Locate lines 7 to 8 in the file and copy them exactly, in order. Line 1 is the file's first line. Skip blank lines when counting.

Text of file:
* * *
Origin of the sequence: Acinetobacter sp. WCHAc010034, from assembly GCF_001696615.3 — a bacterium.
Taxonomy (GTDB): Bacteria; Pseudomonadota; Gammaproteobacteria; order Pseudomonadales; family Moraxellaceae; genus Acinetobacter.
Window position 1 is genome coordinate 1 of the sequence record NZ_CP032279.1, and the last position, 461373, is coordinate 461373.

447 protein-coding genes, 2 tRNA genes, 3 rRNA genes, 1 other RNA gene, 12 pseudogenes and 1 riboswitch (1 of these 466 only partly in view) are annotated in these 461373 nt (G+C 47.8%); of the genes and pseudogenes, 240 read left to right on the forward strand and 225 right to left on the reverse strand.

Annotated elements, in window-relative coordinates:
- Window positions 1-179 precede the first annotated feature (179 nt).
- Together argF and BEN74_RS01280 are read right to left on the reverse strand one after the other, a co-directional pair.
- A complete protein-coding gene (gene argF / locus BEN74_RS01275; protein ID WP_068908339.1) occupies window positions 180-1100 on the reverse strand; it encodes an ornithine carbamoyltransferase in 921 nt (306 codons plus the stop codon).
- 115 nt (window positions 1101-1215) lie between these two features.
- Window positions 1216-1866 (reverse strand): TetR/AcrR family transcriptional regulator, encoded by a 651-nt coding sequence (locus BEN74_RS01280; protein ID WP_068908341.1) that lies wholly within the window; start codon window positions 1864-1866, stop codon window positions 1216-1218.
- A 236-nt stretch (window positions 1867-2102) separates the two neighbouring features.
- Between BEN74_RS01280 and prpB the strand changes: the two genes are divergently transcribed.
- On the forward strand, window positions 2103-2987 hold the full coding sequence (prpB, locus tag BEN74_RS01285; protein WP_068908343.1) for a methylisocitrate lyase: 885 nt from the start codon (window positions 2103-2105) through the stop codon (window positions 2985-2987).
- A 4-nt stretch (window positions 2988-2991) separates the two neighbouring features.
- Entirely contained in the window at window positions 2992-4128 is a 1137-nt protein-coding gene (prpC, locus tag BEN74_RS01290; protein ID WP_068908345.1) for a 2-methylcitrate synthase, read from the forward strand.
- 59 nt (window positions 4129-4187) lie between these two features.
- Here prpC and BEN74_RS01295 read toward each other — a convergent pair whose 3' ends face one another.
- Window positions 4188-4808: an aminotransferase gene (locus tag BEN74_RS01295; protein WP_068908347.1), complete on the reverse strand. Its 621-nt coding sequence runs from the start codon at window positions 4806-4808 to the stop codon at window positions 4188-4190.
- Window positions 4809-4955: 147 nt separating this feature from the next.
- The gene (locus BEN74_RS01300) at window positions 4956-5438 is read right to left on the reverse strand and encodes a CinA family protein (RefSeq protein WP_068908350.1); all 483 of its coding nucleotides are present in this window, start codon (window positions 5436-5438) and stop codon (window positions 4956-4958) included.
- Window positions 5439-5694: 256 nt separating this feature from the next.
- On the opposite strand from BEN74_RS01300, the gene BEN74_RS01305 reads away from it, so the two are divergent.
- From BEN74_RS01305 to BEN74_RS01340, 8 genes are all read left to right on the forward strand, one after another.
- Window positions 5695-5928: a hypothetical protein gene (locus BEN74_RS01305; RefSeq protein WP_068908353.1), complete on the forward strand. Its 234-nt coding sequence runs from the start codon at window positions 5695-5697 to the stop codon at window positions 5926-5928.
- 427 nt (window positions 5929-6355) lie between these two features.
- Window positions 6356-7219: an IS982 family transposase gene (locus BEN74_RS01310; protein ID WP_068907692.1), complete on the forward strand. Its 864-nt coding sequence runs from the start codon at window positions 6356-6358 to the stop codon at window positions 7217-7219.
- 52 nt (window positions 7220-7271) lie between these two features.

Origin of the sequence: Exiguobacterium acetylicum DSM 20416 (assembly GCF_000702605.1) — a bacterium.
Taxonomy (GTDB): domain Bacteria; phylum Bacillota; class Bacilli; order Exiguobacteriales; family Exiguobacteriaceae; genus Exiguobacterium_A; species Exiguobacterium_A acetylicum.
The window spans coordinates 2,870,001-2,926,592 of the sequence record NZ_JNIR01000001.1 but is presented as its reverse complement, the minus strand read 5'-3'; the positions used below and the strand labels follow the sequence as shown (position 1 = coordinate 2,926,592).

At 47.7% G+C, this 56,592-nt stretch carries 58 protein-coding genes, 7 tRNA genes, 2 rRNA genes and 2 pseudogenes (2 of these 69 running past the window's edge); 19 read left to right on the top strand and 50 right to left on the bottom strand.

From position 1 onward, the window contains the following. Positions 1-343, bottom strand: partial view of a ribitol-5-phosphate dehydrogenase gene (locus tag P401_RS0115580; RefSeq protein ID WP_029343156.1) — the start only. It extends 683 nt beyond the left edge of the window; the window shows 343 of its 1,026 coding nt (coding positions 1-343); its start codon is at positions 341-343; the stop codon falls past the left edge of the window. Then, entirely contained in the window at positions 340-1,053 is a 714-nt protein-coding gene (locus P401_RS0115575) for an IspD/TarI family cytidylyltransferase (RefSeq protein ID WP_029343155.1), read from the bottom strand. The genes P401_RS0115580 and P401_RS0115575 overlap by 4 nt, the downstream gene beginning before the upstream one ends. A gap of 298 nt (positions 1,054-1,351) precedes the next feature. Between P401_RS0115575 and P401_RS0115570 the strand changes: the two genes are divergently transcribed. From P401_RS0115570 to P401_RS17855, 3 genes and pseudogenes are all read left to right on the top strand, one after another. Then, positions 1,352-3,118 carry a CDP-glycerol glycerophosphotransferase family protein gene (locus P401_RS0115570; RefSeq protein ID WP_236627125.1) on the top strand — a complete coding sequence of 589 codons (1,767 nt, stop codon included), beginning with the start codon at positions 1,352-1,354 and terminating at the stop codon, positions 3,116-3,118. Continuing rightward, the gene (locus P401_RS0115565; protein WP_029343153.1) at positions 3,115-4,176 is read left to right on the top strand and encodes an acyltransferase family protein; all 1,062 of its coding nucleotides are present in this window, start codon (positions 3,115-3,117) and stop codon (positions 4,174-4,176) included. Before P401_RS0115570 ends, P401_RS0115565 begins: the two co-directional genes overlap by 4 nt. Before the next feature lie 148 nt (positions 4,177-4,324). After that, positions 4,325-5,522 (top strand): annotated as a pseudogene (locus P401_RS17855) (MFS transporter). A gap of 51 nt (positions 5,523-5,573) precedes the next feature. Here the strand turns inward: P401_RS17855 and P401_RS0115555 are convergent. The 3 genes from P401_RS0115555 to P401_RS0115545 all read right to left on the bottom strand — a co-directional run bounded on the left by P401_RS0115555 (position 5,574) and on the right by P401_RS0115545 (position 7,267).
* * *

- Together argF and BEN74_RS01280 are read right to left on the reverse strand one after the other, a co-directional pair.
- A complete protein-coding gene (gene argF / locus BEN74_RS01275; protein ID WP_068908339.1) occupies window positions 180-1100 on the reverse strand; it encodes an ornithine carbamoyltransferase in 921 nt (306 codons plus the stop codon).